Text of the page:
Bipartisan Group Reaches Agreement on Infrastructure Bill

Carol M. Highsmith, via Wikimedia Commons

A group of 10 senators has reportedly reached an agreement regarding the framework of a new infrastructure bill. Those with information on the legislation say the $1.2 trillion proposal focuses on “core, physical infrastructure” and would not increase taxes, though it includes an option to index the gas tax.

The Hill reports:

The bipartisan framework would spend only a fraction of the $4.1 trillion President Biden has called for and includes an option to index the gas tax to inflation, which could make it a tough sell within the broader Senate Democratic caucus.

“We have a tentative agreement on the pay-fors, yes, but that’s among the five Democrats and the five Republicans. It has not been taken to our respective caucuses or the White House so we’re in the middle of the process. We’re not at the end of the process, not at the beginning but we’re in the middle,” Romney told reporters Thursday afternoon.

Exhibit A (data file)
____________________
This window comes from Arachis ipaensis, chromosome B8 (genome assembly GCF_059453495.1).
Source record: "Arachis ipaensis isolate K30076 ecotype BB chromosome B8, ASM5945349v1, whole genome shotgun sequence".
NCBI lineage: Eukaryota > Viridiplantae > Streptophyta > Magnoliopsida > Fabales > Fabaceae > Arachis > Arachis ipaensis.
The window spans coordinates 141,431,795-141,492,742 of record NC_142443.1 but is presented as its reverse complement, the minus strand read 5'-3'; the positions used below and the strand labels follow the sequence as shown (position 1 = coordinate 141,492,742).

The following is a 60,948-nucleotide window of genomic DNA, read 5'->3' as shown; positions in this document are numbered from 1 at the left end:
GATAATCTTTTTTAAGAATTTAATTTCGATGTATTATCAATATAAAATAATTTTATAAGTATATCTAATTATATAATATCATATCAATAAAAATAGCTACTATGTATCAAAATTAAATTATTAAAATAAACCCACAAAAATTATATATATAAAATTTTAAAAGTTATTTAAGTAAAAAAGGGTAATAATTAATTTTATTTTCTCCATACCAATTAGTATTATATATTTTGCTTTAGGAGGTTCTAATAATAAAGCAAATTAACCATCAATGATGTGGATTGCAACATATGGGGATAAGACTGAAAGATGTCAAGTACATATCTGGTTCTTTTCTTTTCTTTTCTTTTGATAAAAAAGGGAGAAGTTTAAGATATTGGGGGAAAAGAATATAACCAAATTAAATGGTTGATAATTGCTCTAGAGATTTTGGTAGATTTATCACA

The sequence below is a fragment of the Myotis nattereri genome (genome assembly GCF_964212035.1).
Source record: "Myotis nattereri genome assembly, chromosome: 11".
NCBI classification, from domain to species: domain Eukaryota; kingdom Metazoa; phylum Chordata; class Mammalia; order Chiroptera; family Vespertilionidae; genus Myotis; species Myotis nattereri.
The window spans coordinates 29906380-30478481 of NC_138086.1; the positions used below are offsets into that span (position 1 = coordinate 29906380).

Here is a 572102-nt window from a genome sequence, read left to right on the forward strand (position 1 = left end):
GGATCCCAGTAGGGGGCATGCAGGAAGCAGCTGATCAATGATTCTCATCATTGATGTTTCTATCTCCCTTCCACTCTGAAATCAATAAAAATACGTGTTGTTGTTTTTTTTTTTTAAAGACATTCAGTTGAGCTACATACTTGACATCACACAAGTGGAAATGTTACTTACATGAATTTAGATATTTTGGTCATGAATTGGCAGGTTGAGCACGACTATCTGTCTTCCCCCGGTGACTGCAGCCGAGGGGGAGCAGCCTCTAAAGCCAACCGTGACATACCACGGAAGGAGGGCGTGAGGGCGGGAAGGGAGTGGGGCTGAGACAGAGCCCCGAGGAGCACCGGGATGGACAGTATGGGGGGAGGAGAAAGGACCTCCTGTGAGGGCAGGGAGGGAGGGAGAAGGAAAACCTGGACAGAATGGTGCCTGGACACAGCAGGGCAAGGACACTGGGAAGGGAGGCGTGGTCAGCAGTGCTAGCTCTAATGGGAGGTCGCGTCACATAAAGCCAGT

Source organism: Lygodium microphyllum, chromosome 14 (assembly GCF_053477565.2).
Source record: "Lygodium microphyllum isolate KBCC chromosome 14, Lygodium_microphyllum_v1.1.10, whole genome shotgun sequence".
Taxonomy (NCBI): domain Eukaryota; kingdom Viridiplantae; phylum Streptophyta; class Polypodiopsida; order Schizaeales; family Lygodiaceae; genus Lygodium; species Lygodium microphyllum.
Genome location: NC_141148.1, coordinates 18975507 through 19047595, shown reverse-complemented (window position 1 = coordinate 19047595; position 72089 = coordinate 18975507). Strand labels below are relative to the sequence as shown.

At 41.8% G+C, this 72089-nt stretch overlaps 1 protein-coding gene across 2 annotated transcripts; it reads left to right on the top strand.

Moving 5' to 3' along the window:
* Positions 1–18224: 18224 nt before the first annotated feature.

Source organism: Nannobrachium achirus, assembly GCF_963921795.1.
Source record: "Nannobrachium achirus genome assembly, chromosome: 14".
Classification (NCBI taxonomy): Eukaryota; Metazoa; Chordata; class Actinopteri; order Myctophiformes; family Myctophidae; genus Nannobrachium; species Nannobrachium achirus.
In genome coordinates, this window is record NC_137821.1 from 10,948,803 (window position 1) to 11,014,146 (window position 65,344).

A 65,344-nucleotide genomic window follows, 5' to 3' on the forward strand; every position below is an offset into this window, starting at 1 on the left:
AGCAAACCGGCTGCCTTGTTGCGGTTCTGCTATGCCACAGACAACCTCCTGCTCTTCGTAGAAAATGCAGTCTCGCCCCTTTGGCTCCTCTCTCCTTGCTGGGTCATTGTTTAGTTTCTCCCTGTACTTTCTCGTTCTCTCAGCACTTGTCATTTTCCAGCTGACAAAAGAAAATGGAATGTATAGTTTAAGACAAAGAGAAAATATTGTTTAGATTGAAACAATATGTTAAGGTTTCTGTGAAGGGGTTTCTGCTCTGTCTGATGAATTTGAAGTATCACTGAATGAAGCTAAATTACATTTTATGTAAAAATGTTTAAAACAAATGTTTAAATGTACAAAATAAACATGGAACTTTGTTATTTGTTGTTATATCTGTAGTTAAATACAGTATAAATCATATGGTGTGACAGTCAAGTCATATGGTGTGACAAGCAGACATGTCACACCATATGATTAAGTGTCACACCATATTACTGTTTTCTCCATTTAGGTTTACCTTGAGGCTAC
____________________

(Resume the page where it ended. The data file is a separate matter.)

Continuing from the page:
Portman emphasized the agreement would not raise taxes, reflecting the broader GOP review that pegging the gas tax to inflation would not amount to a true tax increase.

“Pleased to report our group of 5 Republicans and 5 Democrats have worked in good faith and reached a bipartisan agreement on a compromise framework to modernize our nation’s infrastructure without any tax hikes,” he said on Twitter.

Over the next five years, the deal would provide $974 billion. The bill still needs to be presented to the President.


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